Indian Imperial Police

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The Indian Imperial Police, referred to variously as the Indian (Imperial) Police or simply the Indian Police or, by 1905,[1] Imperial Police (IP), was part of the Indian Police Services (IPS), the uniform system of police administration in British India, as established by India Act 5 of 1861.

In 1948, a year after India's independence from Britain, the Imperial Police Service (IPS) was replaced by the Indian Police Service, which had been constituted as part of the All-India Services by the Constitution.[1]

It comprised two branches, the Superior Police Services, from which the Indian (Imperial) Police would later be formed, and the Subordinate Police Service. Until 1893, appointments to the senior grades (i.e., Assistant District Superintendent and above) were made locally in India, mainly from European officers of the Indian Army.[2]

Hierarchically, the upper échelon, headed by an Inspector General for each province, was made up of District Superintendents and Assistant District Superintendents (ADS), most of whom were appointed, from 1893, by examination for the Indian Civil Service (ICS) exams in the UK. The Subordinate Police Service consisted of Inspectors, Sub-Inspectors, Head Constables (or Sergeant in the City forces and cantonments) and Constables, mainly consisting of Indians except for the higher ranks.[2]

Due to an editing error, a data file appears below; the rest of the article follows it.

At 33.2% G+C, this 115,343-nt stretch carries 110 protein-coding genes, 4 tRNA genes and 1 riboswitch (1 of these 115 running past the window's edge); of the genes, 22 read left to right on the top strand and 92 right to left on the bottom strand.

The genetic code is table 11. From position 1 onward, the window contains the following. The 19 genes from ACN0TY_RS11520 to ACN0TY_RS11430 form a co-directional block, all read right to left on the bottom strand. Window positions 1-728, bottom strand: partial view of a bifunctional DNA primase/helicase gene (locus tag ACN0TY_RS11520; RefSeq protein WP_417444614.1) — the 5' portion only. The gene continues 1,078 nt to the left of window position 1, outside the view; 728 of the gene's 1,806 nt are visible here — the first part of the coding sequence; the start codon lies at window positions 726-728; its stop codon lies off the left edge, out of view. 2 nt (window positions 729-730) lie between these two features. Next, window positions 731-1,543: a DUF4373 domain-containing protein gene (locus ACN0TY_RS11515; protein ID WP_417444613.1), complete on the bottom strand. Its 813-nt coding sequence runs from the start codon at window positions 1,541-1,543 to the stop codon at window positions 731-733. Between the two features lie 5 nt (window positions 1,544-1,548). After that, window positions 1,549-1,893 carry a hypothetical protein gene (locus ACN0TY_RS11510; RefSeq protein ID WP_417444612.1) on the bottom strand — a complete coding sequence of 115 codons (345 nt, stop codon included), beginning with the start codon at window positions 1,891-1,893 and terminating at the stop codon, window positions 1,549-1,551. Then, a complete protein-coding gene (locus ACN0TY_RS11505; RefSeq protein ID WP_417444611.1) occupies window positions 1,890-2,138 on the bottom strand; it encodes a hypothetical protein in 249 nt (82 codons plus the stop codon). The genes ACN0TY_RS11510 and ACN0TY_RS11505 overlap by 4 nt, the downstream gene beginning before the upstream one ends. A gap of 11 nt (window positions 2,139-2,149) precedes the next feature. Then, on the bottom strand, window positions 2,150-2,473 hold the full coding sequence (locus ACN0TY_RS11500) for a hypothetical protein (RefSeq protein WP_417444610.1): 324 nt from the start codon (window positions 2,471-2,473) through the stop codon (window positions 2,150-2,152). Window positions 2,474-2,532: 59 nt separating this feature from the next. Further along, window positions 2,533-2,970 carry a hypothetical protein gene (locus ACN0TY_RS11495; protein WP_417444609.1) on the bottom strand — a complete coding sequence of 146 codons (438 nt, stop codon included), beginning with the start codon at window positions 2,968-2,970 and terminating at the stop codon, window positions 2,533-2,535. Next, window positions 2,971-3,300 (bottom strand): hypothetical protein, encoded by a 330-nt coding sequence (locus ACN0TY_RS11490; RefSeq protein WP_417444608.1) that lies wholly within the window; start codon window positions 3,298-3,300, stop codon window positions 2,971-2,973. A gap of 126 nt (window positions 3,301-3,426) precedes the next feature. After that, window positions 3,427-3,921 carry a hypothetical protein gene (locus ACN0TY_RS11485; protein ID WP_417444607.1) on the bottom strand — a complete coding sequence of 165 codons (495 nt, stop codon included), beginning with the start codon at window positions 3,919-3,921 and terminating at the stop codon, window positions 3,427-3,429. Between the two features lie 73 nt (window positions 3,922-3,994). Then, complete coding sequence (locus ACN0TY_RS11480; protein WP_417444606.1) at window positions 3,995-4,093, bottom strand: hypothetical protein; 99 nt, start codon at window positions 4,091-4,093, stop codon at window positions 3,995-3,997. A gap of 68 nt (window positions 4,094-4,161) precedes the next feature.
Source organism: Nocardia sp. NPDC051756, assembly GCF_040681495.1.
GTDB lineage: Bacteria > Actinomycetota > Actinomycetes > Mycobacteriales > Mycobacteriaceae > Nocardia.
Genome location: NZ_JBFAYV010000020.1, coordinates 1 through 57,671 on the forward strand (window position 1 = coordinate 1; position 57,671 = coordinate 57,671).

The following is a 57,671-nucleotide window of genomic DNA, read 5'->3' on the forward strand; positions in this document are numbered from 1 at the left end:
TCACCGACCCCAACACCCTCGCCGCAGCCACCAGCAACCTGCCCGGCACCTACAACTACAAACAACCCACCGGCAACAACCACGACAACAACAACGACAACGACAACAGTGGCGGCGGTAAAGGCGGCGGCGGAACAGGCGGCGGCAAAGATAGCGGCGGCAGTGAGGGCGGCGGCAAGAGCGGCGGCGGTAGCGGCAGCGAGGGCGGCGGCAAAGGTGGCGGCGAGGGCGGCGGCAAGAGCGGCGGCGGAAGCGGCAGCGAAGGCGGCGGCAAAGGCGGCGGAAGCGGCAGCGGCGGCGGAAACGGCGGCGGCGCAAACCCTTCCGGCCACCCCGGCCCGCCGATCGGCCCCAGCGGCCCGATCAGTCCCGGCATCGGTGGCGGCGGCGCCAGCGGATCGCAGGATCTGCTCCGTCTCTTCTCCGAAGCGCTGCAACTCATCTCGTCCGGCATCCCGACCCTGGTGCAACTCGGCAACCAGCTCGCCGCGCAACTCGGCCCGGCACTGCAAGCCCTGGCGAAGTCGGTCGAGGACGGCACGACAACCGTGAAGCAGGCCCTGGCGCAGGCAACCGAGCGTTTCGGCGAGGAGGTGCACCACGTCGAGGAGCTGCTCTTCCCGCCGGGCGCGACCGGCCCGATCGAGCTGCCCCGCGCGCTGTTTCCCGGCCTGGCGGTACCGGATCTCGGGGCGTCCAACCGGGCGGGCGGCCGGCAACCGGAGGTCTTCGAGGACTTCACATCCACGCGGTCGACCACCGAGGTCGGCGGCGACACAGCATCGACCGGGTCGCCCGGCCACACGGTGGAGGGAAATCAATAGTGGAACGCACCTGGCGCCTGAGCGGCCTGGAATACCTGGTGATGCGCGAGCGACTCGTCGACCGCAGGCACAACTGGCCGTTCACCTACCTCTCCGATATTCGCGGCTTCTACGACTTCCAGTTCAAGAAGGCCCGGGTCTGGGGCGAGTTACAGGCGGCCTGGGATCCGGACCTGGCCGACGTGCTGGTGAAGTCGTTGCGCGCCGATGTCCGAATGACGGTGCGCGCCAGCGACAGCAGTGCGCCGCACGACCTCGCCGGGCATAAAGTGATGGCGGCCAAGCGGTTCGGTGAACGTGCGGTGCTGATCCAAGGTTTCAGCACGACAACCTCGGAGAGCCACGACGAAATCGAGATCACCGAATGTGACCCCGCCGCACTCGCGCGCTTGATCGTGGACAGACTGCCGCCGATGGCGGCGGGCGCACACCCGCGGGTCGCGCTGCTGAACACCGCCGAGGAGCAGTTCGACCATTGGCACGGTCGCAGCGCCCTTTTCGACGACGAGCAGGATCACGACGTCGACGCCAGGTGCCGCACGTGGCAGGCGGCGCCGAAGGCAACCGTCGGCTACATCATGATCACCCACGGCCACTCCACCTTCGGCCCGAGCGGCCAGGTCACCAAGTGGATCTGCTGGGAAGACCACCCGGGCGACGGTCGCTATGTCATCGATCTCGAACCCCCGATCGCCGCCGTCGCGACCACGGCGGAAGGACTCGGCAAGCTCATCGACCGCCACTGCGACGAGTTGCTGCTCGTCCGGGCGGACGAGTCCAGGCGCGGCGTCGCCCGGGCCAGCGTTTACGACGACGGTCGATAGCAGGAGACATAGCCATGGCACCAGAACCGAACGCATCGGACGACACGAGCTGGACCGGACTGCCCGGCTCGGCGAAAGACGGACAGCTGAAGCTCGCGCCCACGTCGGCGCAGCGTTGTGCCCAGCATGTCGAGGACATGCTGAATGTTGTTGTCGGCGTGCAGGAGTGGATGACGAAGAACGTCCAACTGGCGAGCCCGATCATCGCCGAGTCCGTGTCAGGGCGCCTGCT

By the 1930s, the Indian Police "unprecedented degree of authority within the colonial administration".[3]

The Indian Imperial Police was also the primary law enforcement in Burma, governed as a province of India,[4] until 1937.

Orwell[edit]

George Orwell, as Eric Blair, served in the Indian Imperial Police, in Burma, from October 1920 to December 1927,[5] eventually resigning while on leave in England, having attained the rank of Assistant District Superintendent at District Headquarters, first in Insein, and later at Moulmein. He wrote of how having been in contact with, in his own words, "the dirty work of Empire at close quarters" had affected his personal, political and social outlook. Some of the works referring to his experiences include "A Hanging" (1931), set in the notorious Insein Prison, and his novel Burmese Days (1934). Likewise, although he wrote that, "I loved Burma and the Burman and have no regrets that I spent the best years of my life in the Burma police.",[6] in "Shooting an Elephant" (1936),[7] he pointed out that "In Moulmein in Lower Burma, I was hated by large numbers of people–the only time in my life that I have been important enough for this to happen to me."[4]

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